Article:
Alkalosis is a condition in which the body fluids have excess base (alkali). This is the opposite of excess acid (acidosis).
Acidosis is a condition in which there is too much acid in the body fluids. It is the opposite of alkalosis (a condition in which there is too much ...
The kidneys and lungs maintain the proper balance (proper pH level) of chemicals called acids and bases in the body. Decreased carbon dioxide (an acid) level or increased bicarbonate (a base) level makes the body too alkaline, a condition called alkalosis. There are different types of alkalosis. These are described below.
Respiratory alkalosis is caused by a low carbon dioxide level in the blood. This can be due to:
Respiratory alkalosis is a condition marked by a low level of carbon dioxide in the blood due to breathing excessively.
- Being at a high altitude
- Lack of oxygen
- Liver disease
- Lung disease, which causes you to breathe faster (hyperventilate)
- Aspirin poisoning
Metabolic alkalosis is caused by too much bicarbonate in the blood. It can also occur due to certain kidney diseases.
Hypochloremic alkalosis is caused by an extreme lack or loss of chloride, such as from prolonged vomiting.
Hypokalemic alkalosis is caused by the kidneys' response to an extreme lack or loss of potassium. This can occur from taking certain water pills (diuretics).
Compensated alkalosis occurs when the body returns the acid-base balance to normal in cases of alkalosis, but bicarbonate and carbon dioxide levels remain abnormal.
Symptoms of alkalosis can include any of the following:
- Confusion (can progress to stupor or coma)
- Hand tremor
- Muscle twitching
- Nausea, vomiting
- Numbness or tingling in the face, hands, or feet
- Prolonged muscle spasms (tetany)
Exams and Tests
The health care provider will perform a physical exam and ask about your symptoms.
Laboratory tests that may be ordered include:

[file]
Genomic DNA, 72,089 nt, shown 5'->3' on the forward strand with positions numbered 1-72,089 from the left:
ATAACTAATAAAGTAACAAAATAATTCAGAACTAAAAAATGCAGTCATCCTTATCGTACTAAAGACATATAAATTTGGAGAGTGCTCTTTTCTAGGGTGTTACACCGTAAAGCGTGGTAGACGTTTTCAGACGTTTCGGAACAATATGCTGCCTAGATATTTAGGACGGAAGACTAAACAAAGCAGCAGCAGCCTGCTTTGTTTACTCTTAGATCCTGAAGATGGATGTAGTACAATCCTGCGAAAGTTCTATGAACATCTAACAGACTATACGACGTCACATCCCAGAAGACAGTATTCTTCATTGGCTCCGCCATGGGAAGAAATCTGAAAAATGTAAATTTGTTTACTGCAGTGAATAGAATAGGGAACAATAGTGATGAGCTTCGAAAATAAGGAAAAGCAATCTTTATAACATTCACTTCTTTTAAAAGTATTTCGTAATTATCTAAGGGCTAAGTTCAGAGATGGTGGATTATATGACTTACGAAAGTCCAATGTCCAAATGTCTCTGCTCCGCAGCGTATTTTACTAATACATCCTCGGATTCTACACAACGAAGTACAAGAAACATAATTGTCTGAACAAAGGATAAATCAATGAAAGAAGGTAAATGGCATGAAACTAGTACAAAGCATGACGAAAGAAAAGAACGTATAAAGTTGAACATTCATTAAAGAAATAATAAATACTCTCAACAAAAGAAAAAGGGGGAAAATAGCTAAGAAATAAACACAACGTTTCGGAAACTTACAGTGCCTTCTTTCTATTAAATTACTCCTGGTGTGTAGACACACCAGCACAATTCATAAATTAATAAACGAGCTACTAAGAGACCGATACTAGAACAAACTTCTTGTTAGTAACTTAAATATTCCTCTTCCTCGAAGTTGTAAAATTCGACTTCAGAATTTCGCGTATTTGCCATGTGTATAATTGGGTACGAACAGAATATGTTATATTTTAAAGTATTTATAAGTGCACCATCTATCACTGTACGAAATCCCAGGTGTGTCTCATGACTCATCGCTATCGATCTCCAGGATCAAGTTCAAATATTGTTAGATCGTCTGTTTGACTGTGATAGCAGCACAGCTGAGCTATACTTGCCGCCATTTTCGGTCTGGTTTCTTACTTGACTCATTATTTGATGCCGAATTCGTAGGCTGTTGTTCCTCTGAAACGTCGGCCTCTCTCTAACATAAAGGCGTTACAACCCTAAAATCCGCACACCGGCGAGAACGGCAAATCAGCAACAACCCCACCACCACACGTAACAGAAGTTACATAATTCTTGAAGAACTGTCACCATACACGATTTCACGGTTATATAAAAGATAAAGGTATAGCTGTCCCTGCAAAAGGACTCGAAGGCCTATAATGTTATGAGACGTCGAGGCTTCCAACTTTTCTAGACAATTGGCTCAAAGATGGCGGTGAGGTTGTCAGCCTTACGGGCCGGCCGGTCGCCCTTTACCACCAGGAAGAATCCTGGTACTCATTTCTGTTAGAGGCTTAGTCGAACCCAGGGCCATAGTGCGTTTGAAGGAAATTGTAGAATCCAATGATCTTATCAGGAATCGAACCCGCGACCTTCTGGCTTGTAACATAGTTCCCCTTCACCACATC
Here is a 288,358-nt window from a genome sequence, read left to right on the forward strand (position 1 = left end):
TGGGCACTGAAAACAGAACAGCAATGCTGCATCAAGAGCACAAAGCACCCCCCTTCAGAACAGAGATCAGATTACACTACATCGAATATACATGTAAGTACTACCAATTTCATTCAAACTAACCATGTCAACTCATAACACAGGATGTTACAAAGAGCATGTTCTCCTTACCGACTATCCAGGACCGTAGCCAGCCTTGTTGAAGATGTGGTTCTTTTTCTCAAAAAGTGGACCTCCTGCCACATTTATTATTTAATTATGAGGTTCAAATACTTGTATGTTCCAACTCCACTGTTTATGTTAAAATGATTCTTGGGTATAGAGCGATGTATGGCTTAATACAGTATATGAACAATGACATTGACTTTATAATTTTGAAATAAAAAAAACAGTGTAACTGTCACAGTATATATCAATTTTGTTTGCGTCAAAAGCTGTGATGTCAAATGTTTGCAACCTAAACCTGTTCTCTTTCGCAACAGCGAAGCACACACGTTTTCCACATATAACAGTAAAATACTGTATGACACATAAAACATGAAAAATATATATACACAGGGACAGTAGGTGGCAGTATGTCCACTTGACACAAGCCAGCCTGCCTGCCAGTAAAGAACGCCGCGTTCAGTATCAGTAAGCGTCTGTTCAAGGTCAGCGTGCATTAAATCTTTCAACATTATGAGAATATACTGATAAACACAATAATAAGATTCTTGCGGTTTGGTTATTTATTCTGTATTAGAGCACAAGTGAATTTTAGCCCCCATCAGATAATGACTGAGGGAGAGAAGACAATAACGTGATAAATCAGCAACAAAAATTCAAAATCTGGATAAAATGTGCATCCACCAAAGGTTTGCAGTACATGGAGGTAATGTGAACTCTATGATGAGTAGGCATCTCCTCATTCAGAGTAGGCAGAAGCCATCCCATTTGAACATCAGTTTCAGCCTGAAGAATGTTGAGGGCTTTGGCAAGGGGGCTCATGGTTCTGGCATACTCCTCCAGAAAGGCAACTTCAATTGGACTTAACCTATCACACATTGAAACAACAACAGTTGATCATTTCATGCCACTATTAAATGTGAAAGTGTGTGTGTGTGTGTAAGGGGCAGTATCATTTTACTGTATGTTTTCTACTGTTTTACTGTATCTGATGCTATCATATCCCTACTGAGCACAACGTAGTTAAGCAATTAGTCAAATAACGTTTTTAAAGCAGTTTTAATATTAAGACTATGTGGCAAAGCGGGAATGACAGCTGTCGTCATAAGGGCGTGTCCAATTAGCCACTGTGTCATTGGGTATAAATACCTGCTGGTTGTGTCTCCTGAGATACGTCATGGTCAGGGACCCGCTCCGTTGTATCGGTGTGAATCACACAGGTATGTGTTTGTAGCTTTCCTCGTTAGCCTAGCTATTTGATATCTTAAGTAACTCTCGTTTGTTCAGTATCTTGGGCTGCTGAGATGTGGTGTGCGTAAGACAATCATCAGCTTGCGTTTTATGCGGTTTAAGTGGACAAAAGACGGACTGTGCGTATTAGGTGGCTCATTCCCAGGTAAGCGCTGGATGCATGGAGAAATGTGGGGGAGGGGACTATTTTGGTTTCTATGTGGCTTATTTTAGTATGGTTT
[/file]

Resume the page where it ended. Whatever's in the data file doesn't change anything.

- Arterial blood gas analysis.
- Electrolytes test, such as basic metabolic panel to confirm alkalosis and show whether it is respiratory or metabolic alkalosis.
Other tests may be needed to determine the cause of the alkalosis. These may include:
To treat alkalosis, your provider needs to first find the underlying cause.
For alkalosis caused by hyperventilation, breathing into a paper bag allows you to keep more carbon dioxide in your body, which improves the alkalosis. If your oxygen level is low, you may receive oxygen.
Medicines may be needed to correct chemical loss (such as chloride and potassium). Your provider will monitor your vital signs (temperature, pulse, rate of breathing, and blood pressure).
Vital signs reflect essential body functions, including your heartbeat, breathing rate, temperature, and blood pressure. Your health care provider m...
Most cases of alkalosis respond well to treatment.
Untreated or not treated properly, complications may include any of the following:
- Arrhythmias (heart beating too fast, too slow, or irregularly)
- Electrolyte imbalance (such as low potassium level)
Electrolytes are minerals in your blood and other body fluids that carry an electric charge. Electrolytes affect how your body functions in many ways...
When to Contact a Medical Professional
Call your provider if you become confused, unable to concentrate, or unable to "catch your breath."
Go to the emergency room or call the local emergency number (such as 911) if there is:
- Loss of consciousness
- Rapidly worsening symptoms of alkalosis
- Severe breathing difficulties
Prevention depends on the cause of the alkalosis. People with healthy kidneys and lungs do not usually have serious alkalosis.
Little M. Metabolic emergencies. In: Cameron P, Jelinek G, Kelly A-M, Brown A, Little M, eds. Textbook of Adult Emergency Medicine. 4th ed. Philadelphia, PA: Elsevier Churchill Livingstone; 2015:chap 12.
Seifter JL. Acid-base disorders. In: Goldman L, Schafer AI, eds. Goldman-Cecil Medicine. 25th ed. Philadelphia, PA: Elsevier Saunders; 2016:chap 118.
Review Date: 11/20/2017
Reviewed By: Laura J. Martin, MD, MPH, ABIM Board Certified in Internal Medicine and Hospice and Palliative Medicine, Atlanta, GA. Also reviewed by David Zieve, MD, MHA, Medical Director, Brenda Conaway, Editorial Director, and the A.D.A.M. Editorial team.